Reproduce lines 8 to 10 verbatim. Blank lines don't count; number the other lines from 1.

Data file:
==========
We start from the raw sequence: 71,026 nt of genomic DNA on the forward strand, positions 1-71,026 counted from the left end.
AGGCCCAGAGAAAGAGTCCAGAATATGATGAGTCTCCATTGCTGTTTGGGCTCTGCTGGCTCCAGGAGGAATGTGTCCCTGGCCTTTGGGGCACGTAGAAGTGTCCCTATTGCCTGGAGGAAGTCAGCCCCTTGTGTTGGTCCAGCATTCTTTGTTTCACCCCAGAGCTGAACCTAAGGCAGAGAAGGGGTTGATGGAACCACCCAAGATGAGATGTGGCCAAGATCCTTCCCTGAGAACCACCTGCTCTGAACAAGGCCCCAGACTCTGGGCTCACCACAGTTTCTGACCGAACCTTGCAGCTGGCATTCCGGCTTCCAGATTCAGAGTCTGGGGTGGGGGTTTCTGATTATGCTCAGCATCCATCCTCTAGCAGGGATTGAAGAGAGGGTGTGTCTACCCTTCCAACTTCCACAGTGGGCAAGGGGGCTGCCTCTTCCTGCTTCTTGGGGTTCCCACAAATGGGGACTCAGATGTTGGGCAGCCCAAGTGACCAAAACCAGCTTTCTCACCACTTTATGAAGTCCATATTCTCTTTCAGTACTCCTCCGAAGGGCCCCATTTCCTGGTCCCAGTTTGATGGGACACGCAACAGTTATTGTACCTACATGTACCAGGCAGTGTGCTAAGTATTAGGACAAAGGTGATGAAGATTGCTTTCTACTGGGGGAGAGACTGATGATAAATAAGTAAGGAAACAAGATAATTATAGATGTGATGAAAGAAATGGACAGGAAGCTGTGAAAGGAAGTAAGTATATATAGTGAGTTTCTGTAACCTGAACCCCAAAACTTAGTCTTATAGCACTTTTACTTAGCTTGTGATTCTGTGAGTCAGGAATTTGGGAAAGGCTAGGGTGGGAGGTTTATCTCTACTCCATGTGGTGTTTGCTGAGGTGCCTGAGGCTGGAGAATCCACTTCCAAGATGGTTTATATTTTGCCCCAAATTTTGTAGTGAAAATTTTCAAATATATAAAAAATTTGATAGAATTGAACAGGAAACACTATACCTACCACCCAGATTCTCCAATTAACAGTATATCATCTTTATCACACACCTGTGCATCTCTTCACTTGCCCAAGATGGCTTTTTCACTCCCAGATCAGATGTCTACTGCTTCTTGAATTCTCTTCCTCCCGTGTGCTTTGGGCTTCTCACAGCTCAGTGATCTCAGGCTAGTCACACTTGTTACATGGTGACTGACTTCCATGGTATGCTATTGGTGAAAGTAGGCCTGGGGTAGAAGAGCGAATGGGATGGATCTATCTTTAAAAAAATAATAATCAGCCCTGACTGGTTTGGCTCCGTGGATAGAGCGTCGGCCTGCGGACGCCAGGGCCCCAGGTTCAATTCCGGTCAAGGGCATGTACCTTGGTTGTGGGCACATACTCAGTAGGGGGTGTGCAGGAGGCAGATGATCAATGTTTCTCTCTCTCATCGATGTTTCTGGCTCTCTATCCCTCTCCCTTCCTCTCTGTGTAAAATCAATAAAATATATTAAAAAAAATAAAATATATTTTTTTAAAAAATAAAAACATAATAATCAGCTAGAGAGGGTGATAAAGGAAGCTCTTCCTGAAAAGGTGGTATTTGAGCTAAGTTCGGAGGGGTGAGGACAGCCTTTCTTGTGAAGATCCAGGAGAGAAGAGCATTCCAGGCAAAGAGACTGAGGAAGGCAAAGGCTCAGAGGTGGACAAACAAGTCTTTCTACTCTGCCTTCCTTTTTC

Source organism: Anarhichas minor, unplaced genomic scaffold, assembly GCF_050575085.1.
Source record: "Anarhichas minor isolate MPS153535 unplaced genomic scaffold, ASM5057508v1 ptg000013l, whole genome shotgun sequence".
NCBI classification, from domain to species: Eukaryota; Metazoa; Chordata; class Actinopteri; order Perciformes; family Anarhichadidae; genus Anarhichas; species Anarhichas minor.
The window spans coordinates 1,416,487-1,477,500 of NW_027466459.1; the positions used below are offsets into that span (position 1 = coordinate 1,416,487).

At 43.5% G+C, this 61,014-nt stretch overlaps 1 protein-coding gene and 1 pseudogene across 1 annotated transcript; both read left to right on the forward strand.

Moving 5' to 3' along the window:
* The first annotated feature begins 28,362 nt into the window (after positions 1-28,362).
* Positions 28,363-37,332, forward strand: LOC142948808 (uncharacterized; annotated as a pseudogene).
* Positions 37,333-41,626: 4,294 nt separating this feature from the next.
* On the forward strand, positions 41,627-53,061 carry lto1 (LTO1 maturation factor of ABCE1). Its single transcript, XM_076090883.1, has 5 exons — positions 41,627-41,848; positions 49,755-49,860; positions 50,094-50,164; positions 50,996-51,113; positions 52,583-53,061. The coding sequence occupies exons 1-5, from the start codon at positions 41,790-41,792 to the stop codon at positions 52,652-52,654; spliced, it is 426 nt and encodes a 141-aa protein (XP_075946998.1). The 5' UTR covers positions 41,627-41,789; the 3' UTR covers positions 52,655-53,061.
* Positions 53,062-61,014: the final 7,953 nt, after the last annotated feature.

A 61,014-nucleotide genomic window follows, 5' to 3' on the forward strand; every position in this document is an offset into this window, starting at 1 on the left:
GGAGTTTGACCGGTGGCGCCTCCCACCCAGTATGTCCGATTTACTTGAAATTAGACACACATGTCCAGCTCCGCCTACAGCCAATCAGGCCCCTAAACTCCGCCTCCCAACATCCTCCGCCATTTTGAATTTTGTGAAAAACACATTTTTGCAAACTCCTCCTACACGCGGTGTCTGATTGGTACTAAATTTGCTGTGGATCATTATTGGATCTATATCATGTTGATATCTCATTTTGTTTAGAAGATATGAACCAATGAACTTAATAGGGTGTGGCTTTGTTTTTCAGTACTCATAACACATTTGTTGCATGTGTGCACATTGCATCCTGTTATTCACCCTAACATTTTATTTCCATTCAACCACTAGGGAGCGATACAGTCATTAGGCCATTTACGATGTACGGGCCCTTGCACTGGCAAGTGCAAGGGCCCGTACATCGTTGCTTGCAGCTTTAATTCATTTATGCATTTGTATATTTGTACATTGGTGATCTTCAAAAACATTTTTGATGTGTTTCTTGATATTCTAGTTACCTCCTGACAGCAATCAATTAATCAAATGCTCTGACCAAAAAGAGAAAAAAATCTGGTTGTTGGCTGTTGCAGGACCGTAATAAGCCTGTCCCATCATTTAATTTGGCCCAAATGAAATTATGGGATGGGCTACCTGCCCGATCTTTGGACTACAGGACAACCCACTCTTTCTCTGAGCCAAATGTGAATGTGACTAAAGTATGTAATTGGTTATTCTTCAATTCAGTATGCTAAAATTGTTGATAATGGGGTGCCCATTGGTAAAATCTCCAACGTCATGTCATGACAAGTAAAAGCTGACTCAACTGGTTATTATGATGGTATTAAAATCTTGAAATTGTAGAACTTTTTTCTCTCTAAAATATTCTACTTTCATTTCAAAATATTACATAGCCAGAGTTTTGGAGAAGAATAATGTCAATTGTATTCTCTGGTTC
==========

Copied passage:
Moving 5' to 3' along the window:
* The first annotated feature begins 28,362 nt into the window (after positions 1-28,362).
* Positions 28,363-37,332, forward strand: LOC142948808 (uncharacterized; annotated as a pseudogene).